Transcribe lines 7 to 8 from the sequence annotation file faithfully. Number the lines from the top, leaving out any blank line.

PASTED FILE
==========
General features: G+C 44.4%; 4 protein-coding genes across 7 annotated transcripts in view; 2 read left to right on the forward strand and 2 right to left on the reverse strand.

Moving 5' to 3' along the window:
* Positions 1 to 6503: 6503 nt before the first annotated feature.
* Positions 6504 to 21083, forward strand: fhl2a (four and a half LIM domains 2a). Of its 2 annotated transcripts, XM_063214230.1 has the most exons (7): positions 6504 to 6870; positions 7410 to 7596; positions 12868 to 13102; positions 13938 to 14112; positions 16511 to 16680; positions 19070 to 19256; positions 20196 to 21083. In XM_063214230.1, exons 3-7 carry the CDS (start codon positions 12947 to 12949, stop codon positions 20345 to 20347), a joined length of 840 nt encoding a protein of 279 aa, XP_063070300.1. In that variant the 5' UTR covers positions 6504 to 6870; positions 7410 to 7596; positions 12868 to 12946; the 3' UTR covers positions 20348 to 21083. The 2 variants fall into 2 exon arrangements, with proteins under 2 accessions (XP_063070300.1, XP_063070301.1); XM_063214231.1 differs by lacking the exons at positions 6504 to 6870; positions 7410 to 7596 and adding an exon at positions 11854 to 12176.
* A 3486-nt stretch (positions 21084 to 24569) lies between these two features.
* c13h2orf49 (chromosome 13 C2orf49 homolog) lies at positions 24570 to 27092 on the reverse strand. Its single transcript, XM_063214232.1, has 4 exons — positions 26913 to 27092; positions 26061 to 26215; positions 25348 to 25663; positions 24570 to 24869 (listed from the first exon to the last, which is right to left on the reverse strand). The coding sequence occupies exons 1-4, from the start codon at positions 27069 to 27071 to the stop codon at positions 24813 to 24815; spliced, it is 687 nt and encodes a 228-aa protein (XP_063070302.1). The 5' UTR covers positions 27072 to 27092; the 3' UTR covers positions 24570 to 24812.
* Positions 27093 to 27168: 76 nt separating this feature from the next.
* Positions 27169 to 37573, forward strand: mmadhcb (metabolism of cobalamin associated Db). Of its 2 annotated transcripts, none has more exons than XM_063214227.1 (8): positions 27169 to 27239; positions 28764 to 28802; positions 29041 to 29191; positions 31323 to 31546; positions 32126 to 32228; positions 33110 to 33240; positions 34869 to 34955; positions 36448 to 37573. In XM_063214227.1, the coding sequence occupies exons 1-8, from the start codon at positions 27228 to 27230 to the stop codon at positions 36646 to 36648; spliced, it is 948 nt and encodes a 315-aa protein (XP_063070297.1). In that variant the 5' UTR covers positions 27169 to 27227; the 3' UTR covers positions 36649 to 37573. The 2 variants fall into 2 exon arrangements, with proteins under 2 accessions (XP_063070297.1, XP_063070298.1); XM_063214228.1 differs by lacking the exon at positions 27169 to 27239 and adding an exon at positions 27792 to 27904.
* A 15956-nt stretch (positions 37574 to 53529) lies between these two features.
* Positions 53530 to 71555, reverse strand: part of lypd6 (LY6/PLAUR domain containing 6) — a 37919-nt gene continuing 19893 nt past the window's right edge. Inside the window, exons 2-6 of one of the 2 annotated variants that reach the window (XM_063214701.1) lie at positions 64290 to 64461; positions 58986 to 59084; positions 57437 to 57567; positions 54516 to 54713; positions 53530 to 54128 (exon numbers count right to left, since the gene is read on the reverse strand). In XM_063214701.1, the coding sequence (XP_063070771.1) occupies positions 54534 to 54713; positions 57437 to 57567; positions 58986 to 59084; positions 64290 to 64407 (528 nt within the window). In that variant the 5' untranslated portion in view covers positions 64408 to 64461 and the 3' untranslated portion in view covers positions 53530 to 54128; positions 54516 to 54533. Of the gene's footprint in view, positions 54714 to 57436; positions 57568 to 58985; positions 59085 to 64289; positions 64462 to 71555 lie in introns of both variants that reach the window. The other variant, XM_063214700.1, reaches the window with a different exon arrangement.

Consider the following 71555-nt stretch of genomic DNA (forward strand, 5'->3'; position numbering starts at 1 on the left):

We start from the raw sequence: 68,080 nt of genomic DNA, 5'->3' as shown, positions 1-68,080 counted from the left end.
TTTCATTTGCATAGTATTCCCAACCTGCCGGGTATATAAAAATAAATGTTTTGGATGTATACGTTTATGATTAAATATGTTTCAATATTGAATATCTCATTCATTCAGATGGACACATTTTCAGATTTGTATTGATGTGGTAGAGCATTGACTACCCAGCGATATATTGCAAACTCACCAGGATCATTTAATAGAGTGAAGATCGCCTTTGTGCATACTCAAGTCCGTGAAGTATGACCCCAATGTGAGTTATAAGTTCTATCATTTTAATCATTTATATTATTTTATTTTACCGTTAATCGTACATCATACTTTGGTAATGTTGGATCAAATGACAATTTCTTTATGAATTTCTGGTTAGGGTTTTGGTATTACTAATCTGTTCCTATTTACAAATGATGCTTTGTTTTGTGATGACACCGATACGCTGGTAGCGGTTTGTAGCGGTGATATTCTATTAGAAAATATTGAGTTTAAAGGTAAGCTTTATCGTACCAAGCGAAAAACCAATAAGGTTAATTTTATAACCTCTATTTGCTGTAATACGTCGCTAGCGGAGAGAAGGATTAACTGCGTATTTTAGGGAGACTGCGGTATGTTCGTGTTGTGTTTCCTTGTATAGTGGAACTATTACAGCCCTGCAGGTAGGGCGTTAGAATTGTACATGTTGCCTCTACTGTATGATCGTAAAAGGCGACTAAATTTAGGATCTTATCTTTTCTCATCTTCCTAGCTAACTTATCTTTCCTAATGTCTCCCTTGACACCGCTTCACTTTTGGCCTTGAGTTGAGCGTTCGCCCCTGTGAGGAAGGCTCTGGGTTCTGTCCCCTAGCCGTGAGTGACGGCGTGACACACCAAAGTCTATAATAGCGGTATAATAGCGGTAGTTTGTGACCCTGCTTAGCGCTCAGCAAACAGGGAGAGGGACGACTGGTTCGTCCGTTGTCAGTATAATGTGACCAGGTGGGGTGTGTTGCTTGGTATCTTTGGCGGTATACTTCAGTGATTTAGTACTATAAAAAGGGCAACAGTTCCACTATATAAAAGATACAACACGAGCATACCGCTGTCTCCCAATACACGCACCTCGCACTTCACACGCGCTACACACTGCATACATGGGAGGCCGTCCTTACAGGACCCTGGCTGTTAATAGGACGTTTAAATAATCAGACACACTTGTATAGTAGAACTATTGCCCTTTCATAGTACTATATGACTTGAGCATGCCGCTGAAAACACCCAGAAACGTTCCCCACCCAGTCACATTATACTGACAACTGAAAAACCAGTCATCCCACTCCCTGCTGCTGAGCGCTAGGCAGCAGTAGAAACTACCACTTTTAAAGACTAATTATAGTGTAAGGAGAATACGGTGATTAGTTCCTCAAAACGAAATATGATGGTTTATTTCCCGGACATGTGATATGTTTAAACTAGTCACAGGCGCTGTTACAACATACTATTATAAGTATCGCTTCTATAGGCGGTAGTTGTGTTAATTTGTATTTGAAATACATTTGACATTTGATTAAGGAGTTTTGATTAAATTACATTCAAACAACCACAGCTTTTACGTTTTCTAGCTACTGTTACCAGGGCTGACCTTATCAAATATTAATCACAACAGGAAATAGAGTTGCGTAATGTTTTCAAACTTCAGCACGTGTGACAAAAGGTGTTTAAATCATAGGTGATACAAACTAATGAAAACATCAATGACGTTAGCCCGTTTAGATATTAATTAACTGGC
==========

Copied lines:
* Positions 27093 to 27168: 76 nt separating this feature from the next.
* Positions 27169 to 37573, forward strand: mmadhcb (metabolism of cobalamin associated Db). Of its 2 annotated transcripts, none has more exons than XM_063214227.1 (8): positions 27169 to 27239; positions 28764 to 28802; positions 29041 to 29191; positions 31323 to 31546; positions 32126 to 32228; positions 33110 to 33240; positions 34869 to 34955; positions 36448 to 37573. In XM_063214227.1, the coding sequence occupies exons 1-8, from the start codon at positions 27228 to 27230 to the stop codon at positions 36646 to 36648; spliced, it is 948 nt and encodes a 315-aa protein (XP_063070297.1). In that variant the 5' UTR covers positions 27169 to 27227; the 3' UTR covers positions 36649 to 37573. The 2 variants fall into 2 exon arrangements, with proteins under 2 accessions (XP_063070297.1, XP_063070298.1); XM_063214228.1 differs by lacking the exon at positions 27169 to 27239 and adding an exon at positions 27792 to 27904.